Why is saying no so hard? Maybe you have the incessant need to please people a la Monica Geller in Friends, or maybe you’re just too scared. Either way, by saying yes to everything, you might be stretching yourself too thin and taking on more than you can actually handle. Even if you aren’t dropping the ball yet, continuing with the “never say no” rule could hurt your career.
“Saying ‘no’ is not something that comes naturally to the majority of people,” explains Susan Newman, PhD, social psychologist and author of The Book of No, at Fast Company. “For some, saying ‘yes’ is a habit, frequently an automatic response; for others, saying ‘yes,’ agreeing to take on whatever is asked, is an addiction.”
Linda Adams, president of Gordon Training International, writes that there are several reasons why we say “yes” to requests when we know we shouldn’t. In addition to the desire to please, and feelings of fear or guilt, there’s the expectation for reciprocation, feeling obligated, and the need for power (they’ll owe you one).
But if you do feel stressed and want to change, maybe these tips will help.
1. Offer alternatives: Some people actually find the word “no” very rude and apathetic. If that’s the case, you don’t have to say an outright no. You could always offer alternatives: “I am unavailable to do this, but I think this person can help,” or “It’s just not possible for me to take this project on, but I do have some resources that I can share with you.”
2. Don’t give an excuse: When you share the reason why you are giving a no, you are leaving room for others to offer you solutions, so you can help them: “I can’t do it today because I have to travel” could lead to, “What about tomorrow?” If you just can’t offer any help, just say, “I’m sorry. I just can’t take on any more projects.”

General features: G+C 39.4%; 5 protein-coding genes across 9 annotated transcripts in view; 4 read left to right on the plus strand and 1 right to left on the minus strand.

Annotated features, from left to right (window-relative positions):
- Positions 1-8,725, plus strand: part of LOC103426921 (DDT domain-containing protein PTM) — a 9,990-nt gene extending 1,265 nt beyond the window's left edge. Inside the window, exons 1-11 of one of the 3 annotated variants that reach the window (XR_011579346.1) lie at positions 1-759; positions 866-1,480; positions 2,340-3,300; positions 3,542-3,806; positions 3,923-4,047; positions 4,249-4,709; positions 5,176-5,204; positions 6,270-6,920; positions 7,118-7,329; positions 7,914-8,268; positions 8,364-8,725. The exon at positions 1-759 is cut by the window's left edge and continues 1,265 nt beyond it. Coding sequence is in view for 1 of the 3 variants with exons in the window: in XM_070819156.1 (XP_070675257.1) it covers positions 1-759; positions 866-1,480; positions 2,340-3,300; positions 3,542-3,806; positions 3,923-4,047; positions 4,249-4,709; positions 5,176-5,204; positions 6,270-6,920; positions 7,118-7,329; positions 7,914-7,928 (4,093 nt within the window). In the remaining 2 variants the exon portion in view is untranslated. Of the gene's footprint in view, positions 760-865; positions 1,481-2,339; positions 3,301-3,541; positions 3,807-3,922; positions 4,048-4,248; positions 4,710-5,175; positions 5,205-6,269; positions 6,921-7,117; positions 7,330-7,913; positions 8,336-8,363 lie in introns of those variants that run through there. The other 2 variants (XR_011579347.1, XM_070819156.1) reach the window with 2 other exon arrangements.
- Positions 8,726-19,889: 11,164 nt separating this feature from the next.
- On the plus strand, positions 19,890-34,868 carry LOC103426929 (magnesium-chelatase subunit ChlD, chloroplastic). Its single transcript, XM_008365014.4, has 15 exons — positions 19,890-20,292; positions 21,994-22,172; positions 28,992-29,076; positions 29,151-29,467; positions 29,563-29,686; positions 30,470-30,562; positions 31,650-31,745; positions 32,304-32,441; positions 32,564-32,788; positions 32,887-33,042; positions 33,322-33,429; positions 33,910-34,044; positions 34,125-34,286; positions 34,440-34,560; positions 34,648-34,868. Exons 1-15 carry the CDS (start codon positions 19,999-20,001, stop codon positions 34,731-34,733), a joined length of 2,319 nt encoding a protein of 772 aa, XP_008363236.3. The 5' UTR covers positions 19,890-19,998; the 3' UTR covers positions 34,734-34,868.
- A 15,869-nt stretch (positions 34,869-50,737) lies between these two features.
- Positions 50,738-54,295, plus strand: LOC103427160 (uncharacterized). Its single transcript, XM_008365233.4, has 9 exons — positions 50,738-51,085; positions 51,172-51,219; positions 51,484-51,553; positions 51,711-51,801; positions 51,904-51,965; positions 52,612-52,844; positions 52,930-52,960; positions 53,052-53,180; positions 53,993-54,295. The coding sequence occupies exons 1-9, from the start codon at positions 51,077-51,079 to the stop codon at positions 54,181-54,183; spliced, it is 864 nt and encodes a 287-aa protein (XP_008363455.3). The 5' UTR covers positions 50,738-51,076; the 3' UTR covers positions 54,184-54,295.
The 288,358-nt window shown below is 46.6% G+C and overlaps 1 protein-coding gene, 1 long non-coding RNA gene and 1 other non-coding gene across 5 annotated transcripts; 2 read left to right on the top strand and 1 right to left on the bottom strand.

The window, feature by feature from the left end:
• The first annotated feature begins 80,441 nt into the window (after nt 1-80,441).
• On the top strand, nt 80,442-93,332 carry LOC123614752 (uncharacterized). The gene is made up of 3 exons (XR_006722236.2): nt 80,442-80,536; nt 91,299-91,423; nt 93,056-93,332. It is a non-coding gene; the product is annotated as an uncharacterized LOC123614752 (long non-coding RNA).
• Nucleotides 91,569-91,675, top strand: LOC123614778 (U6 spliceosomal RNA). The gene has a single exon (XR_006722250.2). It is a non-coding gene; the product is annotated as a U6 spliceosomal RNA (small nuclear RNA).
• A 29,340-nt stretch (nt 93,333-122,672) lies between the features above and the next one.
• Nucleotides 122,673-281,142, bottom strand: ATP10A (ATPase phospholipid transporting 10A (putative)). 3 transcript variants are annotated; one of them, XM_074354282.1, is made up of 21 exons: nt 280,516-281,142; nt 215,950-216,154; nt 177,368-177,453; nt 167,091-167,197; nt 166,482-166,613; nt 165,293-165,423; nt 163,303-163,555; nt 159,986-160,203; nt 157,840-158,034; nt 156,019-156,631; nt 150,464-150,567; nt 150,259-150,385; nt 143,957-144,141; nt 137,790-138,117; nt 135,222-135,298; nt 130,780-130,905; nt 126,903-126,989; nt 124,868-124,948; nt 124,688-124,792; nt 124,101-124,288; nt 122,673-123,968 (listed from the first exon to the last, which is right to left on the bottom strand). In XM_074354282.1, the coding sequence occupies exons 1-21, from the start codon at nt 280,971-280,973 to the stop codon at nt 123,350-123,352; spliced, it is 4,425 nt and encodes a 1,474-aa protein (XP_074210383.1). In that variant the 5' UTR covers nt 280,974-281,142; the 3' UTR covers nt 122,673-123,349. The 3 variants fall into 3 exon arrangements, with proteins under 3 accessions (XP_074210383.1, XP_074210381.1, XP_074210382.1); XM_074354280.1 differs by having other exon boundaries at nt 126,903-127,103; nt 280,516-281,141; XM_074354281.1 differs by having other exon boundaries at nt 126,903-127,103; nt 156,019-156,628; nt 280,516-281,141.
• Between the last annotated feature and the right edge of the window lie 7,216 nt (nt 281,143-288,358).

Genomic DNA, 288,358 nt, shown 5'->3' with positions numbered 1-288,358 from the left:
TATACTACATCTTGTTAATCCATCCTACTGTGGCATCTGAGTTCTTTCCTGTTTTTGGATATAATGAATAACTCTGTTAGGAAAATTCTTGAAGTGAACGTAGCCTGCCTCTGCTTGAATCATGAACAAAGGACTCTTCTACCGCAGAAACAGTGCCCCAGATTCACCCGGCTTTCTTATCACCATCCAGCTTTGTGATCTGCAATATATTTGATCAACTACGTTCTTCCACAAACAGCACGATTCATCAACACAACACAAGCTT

3. Trade: If someone asks you for help and you could use some help yourself, trade services. Instead of taking on additional tasks, swap some work if you have confidence in your requester’s services. “I would really love to help, but I have this interview that I need to transcribe.” If she really wants your help, she will offer to transcribe for you, while you help with her request.
4. Be mindful of manipulation: As Eva Glasrud advises in her answer to the Quora question, How do I say no?, be aware of people’s persuasion techniques: “When people ask for something and you say no, they increase the odds of when they ask for something else (again), you’ll say yes.”
5. Prioritize/ask to prioritize: In order to stay in control of your priorities, you need to first know them. Evaluate the most important tasks you just cannot postpone or drop. This will help you say no, because you will know that you cannot take on anything more, without compromising on your priorities.
Now let’s say it’s your manager who is piling work on you, and you are already swamped. The best way you can help her and yourself is by being honest: “I’m working on these four projects right now and am using up all of my bandwidth. I can’t wait to start on this new one, but to do that, I will have to reprioritize the projects. Could you help me with it?” At the very least, your manager will understand that you already have your hands full, and will hopefully not overburden you.
6. Practice: “No” doesn’t come easy to all. But once you start saying no, you will be able to take back control over your life. Start with some low-risk tasks. Say no to free samples of stuff you don’t need at the mall. Say no to extra helping of food. Start small and get familiar with the idea of saying no.
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